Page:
Cars lined up for hours Saturday, idling away as drivers waited for their chance to be environmentally responsible.
But despite all the fuel wasted, more than 3,000 people passed through St. John’s University in Queens to properly and safely dispose of various electronic and hazardous materials.
Crowds of people holding empty propane tanks, paint cans, television sets, computers, stereos, microwaves and other electronics flocked to St. John’s University to dump them off in a safe and environmentally acceptable way.
Matthew Perez, of Flushing, said he sat in his car for more than an hour before running out of gas and trying again on the other side of the campus, where a walk-in line extended down Utopia Parkway. He looked down the line with confusion, unsure where all the hype was coming from.
“This was a breeze last year,” Perez said, holding a computer monitor, cordless telephone, television remotes and other electronics. “When I saw this line wrapping around, I thought there was a game here or something.”
But it wasn’t a game holding up traffic along Union Turnpike. According to David Hirschler, deputy director of waste prevention for the city Sanitation Department, the annual safe disposal events have not included the tandem of electronics and household hazardous waste in years.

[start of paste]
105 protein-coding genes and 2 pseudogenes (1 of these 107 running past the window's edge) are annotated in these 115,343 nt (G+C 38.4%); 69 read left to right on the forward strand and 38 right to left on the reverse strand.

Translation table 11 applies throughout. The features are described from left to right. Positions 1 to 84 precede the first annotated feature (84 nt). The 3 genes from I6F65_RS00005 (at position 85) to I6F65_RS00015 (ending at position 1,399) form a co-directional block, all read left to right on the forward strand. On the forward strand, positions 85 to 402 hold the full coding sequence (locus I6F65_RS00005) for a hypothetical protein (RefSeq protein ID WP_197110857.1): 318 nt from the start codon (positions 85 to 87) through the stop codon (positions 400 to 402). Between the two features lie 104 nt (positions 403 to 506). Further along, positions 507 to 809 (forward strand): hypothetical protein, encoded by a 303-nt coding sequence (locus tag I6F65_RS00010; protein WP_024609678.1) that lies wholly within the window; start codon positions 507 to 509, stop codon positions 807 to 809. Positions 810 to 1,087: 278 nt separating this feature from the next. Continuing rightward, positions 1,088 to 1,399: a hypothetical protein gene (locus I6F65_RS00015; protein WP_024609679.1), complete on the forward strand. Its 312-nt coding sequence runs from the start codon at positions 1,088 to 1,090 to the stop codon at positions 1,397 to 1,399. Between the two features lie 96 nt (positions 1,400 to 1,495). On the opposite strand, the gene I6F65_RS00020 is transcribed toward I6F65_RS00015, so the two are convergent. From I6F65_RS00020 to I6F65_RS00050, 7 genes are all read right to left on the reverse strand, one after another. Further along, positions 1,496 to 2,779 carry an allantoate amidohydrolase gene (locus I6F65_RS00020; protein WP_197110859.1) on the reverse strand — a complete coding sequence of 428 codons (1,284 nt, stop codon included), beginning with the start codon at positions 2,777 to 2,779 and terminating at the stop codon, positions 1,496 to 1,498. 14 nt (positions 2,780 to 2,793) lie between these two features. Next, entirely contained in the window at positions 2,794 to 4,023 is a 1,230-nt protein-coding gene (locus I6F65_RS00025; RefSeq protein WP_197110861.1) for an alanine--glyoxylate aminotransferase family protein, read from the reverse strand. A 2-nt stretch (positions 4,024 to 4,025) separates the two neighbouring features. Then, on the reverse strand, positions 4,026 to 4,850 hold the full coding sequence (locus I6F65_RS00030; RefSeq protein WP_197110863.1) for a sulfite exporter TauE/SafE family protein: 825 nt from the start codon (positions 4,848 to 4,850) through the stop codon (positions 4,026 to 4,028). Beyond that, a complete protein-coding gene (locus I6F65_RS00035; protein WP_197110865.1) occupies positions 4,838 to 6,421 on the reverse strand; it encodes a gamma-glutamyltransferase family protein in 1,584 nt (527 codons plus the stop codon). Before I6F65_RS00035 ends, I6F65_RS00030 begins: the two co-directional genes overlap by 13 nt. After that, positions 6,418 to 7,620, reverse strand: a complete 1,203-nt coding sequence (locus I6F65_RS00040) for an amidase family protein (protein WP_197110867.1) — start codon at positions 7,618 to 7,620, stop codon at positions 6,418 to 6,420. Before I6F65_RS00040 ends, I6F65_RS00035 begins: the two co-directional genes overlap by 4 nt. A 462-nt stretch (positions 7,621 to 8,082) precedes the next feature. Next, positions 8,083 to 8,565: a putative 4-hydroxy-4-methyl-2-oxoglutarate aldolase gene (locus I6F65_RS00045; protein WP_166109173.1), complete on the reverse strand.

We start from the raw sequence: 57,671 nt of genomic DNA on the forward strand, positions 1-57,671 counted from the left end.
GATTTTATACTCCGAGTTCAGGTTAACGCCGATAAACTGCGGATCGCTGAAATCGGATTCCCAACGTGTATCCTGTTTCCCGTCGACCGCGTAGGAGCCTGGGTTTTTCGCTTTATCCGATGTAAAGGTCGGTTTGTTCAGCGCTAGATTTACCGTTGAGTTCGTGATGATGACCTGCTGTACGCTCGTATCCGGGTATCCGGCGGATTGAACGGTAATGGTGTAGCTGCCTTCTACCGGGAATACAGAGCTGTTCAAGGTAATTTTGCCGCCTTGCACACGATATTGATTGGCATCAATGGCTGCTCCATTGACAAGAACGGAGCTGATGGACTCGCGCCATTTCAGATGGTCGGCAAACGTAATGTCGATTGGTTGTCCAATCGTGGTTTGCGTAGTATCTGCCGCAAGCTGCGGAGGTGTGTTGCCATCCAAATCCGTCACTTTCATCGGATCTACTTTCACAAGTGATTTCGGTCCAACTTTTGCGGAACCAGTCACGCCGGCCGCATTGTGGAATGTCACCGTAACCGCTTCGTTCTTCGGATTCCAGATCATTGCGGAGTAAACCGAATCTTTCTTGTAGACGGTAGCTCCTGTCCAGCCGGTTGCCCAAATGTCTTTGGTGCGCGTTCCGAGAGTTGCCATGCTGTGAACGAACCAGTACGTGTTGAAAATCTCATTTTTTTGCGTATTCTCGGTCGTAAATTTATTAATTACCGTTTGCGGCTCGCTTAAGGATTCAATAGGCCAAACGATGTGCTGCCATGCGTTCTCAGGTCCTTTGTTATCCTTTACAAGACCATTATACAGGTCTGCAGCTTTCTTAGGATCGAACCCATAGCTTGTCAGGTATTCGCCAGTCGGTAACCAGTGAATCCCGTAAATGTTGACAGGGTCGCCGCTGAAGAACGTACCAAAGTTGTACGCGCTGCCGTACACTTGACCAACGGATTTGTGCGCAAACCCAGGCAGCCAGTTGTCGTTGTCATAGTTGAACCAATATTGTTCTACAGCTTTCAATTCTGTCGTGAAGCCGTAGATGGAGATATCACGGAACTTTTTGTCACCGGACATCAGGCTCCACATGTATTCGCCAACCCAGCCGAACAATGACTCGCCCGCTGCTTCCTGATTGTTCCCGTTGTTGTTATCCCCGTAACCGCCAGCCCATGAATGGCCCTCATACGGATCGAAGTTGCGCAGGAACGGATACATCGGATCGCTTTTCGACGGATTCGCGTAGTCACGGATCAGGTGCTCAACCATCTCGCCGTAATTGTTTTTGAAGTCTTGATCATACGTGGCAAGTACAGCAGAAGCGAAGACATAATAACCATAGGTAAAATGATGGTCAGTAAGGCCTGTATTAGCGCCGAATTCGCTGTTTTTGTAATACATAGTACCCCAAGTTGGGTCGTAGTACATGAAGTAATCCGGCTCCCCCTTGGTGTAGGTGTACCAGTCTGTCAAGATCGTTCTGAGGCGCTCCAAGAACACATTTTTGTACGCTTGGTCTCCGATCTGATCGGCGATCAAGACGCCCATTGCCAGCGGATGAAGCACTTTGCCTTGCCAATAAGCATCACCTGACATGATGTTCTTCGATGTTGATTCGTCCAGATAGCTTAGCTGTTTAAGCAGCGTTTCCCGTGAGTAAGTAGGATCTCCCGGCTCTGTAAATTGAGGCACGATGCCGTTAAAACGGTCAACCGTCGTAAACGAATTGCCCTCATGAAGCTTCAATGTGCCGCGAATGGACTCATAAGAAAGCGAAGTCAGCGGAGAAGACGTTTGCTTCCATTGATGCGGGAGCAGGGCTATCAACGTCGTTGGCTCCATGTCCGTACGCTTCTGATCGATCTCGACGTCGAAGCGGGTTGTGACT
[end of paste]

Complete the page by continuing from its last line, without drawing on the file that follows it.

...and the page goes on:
“Now that we’re collecting all of these things, the response has been great. We’ve collected a massive amount of material,” Hirschler said. “The people have been pretty patient. I think they’re just relieved to get rid of this stuff and to have this option.”
To attract more attention, he said Sanitation mailed letters to all city residents to promote the event. More than 80 workers pillaged through old electronics to recycle them while leaving as little impact on the environment as possible.
Depending on the product, the materials collected are recycled, blended for fuel or sent to licensed hazardous waste treatment plants for safe disposal, the department said.
Sanitation held five SAFE Disposal events this spring, with one in each borough, to deliver a one-stop means for residents to get rid of potentially harmful household products. The Queens stop at St. John’s University drew more than 3,000 people, Hirschler said. It was the first Sanitation Department-sponsored safe recycling event in Queens since 2008.
Lucy Nersesian, of Bayside, pushed a large green wheelbarrow full of paint cans, oil cans, radios and other items out of her garage toward the front of the walk-in recycling line. She said she was glad to be getting rid of it all despite the wait.
“This stuff’s got to go either way,” Nersesian said. “I’d rather do it the right way.”
Hirschler said Sanitation planned on holding the same event annually for each borough in the coming years so residents have more options when looking to get rid of electronics or hazardous waste.
Reach reporter Phil Corso by e-mail at firstname.lastname@example.org or by phone at 718-260-4573
©2012 Community News Group
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